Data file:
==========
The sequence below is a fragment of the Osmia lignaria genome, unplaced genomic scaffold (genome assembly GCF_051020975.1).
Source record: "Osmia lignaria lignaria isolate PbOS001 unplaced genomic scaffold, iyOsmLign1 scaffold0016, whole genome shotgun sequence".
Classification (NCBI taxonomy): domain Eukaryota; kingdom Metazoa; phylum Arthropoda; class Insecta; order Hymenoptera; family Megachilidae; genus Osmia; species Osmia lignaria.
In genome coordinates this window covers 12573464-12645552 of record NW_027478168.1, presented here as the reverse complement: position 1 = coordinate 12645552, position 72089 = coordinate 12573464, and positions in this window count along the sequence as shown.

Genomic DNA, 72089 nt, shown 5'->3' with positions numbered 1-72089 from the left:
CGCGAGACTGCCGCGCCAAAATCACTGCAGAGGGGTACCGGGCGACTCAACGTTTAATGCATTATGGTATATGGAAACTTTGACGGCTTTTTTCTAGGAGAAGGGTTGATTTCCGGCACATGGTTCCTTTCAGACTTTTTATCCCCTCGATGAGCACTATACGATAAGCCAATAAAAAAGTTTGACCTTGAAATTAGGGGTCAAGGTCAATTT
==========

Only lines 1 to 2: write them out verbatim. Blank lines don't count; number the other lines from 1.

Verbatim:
The sequence below is a fragment of the Osmia lignaria genome, unplaced genomic scaffold (genome assembly GCF_051020975.1).
Source record: "Osmia lignaria lignaria isolate PbOS001 unplaced genomic scaffold, iyOsmLign1 scaffold0016, whole genome shotgun sequence".